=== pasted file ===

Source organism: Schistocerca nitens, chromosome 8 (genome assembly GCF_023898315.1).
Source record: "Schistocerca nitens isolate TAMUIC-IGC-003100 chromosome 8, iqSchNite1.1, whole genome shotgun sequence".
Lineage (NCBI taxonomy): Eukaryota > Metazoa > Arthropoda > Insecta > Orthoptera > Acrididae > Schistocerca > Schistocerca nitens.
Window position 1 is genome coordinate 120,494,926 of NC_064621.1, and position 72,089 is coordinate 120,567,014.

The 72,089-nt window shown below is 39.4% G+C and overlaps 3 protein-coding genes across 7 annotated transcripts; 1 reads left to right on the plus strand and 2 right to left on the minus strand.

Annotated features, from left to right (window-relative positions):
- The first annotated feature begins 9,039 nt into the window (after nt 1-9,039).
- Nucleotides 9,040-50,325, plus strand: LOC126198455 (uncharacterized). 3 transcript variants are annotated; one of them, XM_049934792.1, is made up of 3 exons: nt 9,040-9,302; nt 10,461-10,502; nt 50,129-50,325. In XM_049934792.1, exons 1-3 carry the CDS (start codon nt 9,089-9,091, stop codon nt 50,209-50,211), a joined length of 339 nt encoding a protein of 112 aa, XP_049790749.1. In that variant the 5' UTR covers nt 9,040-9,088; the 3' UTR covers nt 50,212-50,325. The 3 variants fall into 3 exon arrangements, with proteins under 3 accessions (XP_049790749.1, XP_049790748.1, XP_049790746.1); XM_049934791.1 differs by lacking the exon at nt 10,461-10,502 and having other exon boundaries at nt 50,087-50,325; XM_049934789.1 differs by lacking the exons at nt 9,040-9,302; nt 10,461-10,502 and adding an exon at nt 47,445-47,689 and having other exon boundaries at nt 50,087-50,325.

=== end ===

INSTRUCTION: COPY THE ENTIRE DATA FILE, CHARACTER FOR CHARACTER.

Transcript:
Source organism: Schistocerca nitens, chromosome 8 (genome assembly GCF_023898315.1).
Source record: "Schistocerca nitens isolate TAMUIC-IGC-003100 chromosome 8, iqSchNite1.1, whole genome shotgun sequence".
Lineage (NCBI taxonomy): Eukaryota > Metazoa > Arthropoda > Insecta > Orthoptera > Acrididae > Schistocerca > Schistocerca nitens.
Window position 1 is genome coordinate 120,494,926 of NC_064621.1, and position 72,089 is coordinate 120,567,014.

The 72,089-nt window shown below is 39.4% G+C and overlaps 3 protein-coding genes across 7 annotated transcripts; 1 reads left to right on the plus strand and 2 right to left on the minus strand.

Annotated features, from left to right (window-relative positions):
- The first annotated feature begins 9,039 nt into the window (after nt 1-9,039).
- Nucleotides 9,040-50,325, plus strand: LOC126198455 (uncharacterized). 3 transcript variants are annotated; one of them, XM_049934792.1, is made up of 3 exons: nt 9,040-9,302; nt 10,461-10,502; nt 50,129-50,325. In XM_049934792.1, exons 1-3 carry the CDS (start codon nt 9,089-9,091, stop codon nt 50,209-50,211), a joined length of 339 nt encoding a protein of 112 aa, XP_049790749.1. In that variant the 5' UTR covers nt 9,040-9,088; the 3' UTR covers nt 50,212-50,325. The 3 variants fall into 3 exon arrangements, with proteins under 3 accessions (XP_049790749.1, XP_049790748.1, XP_049790746.1); XM_049934791.1 differs by lacking the exon at nt 10,461-10,502 and having other exon boundaries at nt 50,087-50,325; XM_049934789.1 differs by lacking the exons at nt 9,040-9,302; nt 10,461-10,502 and adding an exon at nt 47,445-47,689 and having other exon boundaries at nt 50,087-50,325.